You and me on Carlisle Street
feels so illegitimate, holding hands
strolling along stands of Tasmanian fruits and music stores
two bars, more urbane than urban
where the Jewish kids meet. flirt. buy each other drinks.
but always go home alone.
A rabbi once told us
always have guests for Shabbos dinner.
It’s a segulah for shalom bayis.
What that means in English is,
you fight less
with other people around.
On Carlisle Street
we are never alone
every five steps is
another long-lost friend
or the cousin of one.
To move a block
We are the opposite Of a marathon.
Chana, 22 years old
and still single, anxiously
trades names of old flames
pairing up, kids flying out
as fast as photocopies
She’s the last in her class
to get married. She is an advertisement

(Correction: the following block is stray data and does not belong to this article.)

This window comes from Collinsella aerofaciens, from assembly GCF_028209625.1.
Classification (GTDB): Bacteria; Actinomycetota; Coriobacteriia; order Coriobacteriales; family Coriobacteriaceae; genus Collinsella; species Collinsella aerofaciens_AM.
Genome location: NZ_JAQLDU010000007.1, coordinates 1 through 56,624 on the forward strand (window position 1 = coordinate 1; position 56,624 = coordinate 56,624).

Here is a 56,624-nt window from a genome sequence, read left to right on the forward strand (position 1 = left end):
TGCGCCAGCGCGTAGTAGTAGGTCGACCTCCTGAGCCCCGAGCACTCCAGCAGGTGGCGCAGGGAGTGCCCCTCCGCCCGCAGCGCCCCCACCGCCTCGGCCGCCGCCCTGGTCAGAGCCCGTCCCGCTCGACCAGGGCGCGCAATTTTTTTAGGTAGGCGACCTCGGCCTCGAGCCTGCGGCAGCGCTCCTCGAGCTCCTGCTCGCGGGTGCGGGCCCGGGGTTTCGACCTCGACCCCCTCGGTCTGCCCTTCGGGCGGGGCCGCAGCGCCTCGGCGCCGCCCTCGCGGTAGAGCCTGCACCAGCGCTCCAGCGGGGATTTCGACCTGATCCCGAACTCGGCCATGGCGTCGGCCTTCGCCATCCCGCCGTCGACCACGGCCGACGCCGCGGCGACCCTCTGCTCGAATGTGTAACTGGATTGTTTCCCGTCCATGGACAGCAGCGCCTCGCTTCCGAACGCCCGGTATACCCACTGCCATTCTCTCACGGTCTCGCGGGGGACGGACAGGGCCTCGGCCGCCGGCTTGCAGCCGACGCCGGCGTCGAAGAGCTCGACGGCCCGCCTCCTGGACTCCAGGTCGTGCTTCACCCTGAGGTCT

dressed in nostalgic black & white
getting more severe every year
like a bottle of wine
she poses with a picture of her husband
propped against her heart.
Now all she has to do
Is find him.
John lives alone with the ghosts
of his grandparents
in their old apartment. He is the wildest
kid we know, visiting exorcists and
death-rock shows, throwing footballs over
international borders, but at home
he is tender. At sunset
the three of them have tea
making dirty jokes that offend
none of their sensibilities.
My cousin Karl
80 years old next month and never married,
I’m his closest relative
and I’m never here
drinks coffee and talks
to waitresses 60 years younger than he is
tells them he’s the president of the USA
They never doubt it.
He’s earned this retirement
a conductor on Melbourne trains for 30 years
and 5 years in Nazi slave camps
now he sits in his old barrack-mate’s café
Glick’s Bakery and bagels that don’t taste like bagels,
they taste like bread
He’ll sit there for hours like a fishing net,
waiting for people
to trickle in.
I know where he is. I’ll bite.
I like stories,
and it’s nice to be legitimate
for a change.